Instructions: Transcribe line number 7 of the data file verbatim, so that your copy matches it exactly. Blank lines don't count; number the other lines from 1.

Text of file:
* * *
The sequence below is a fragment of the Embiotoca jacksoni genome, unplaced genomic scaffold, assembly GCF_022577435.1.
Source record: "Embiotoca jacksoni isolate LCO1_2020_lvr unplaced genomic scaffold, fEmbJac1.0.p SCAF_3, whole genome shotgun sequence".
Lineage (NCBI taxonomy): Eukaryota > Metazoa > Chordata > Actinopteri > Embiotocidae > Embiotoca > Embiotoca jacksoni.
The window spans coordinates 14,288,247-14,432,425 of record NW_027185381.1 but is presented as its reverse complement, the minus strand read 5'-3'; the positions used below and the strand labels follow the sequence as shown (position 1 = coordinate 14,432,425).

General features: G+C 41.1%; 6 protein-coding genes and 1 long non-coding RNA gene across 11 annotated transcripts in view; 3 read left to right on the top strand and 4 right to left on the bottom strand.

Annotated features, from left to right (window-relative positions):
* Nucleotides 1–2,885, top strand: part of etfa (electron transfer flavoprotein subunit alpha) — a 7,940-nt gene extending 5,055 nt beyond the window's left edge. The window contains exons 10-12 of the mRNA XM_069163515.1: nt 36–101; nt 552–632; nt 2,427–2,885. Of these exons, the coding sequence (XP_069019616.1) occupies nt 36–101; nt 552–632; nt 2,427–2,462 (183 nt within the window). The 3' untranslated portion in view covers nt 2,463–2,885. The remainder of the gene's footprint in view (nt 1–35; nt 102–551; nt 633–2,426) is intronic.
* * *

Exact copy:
* Nucleotides 1–2,885, top strand: part of etfa (electron transfer flavoprotein subunit alpha) — a 7,940-nt gene extending 5,055 nt beyond the window's left edge. The window contains exons 10-12 of the mRNA XM_069163515.1: nt 36–101; nt 552–632; nt 2,427–2,885. Of these exons, the coding sequence (XP_069019616.1) occupies nt 36–101; nt 552–632; nt 2,427–2,462 (183 nt within the window). The 3' untranslated portion in view covers nt 2,463–2,885. The remainder of the gene's footprint in view (nt 1–35; nt 102–551; nt 633–2,426) is intronic.